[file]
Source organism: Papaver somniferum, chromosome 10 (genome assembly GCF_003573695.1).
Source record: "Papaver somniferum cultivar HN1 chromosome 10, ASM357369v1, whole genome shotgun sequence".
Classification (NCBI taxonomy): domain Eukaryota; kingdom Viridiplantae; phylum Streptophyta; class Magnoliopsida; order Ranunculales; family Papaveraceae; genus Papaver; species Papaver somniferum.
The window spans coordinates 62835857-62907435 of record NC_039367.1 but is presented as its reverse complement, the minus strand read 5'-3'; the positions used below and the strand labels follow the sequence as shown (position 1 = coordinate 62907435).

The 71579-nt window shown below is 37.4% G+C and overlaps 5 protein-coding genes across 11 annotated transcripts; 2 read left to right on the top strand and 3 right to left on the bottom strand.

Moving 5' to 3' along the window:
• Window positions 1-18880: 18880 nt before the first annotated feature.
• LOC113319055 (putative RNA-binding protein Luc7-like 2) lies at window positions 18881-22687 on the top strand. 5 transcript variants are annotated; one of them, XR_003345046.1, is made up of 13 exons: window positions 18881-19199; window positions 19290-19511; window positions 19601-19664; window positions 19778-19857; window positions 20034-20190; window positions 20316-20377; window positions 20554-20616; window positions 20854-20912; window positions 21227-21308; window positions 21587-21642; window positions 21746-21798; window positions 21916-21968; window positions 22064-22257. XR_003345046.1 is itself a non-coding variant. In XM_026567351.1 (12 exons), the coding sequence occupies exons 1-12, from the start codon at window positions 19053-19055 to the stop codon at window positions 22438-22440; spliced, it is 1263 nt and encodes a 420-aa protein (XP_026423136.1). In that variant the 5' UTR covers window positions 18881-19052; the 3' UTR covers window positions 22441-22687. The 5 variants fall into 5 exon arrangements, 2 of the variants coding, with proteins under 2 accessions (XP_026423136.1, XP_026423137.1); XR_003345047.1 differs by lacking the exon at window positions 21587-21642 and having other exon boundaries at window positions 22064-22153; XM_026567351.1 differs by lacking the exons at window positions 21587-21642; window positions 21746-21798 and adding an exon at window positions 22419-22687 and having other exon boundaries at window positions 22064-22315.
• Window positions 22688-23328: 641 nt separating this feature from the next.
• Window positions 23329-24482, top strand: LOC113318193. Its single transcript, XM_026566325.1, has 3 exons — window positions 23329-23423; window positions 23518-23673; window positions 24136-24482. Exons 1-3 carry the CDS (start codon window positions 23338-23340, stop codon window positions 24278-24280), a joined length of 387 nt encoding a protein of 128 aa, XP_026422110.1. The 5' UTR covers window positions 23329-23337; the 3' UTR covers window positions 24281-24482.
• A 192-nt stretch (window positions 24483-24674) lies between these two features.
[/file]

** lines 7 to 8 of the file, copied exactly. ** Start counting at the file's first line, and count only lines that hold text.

• Window positions 1-18880: 18880 nt before the first annotated feature.
• LOC113319055 (putative RNA-binding protein Luc7-like 2) lies at window positions 18881-22687 on the top strand. 5 transcript variants are annotated; one of them, XR_003345046.1, is made up of 13 exons: window positions 18881-19199; window positions 19290-19511; window positions 19601-19664; window positions 19778-19857; window positions 20034-20190; window positions 20316-20377; window positions 20554-20616; window positions 20854-20912; window positions 21227-21308; window positions 21587-21642; window positions 21746-21798; window positions 21916-21968; window positions 22064-22257. XR_003345046.1 is itself a non-coding variant. In XM_026567351.1 (12 exons), the coding sequence occupies exons 1-12, from the start codon at window positions 19053-19055 to the stop codon at window positions 22438-22440; spliced, it is 1263 nt and encodes a 420-aa protein (XP_026423136.1). In that variant the 5' UTR covers window positions 18881-19052; the 3' UTR covers window positions 22441-22687. The 5 variants fall into 5 exon arrangements, 2 of the variants coding, with proteins under 2 accessions (XP_026423136.1, XP_026423137.1); XR_003345047.1 differs by lacking the exon at window positions 21587-21642 and having other exon boundaries at window positions 22064-22153; XM_026567351.1 differs by lacking the exons at window positions 21587-21642; window positions 21746-21798 and adding an exon at window positions 22419-22687 and having other exon boundaries at window positions 22064-22315.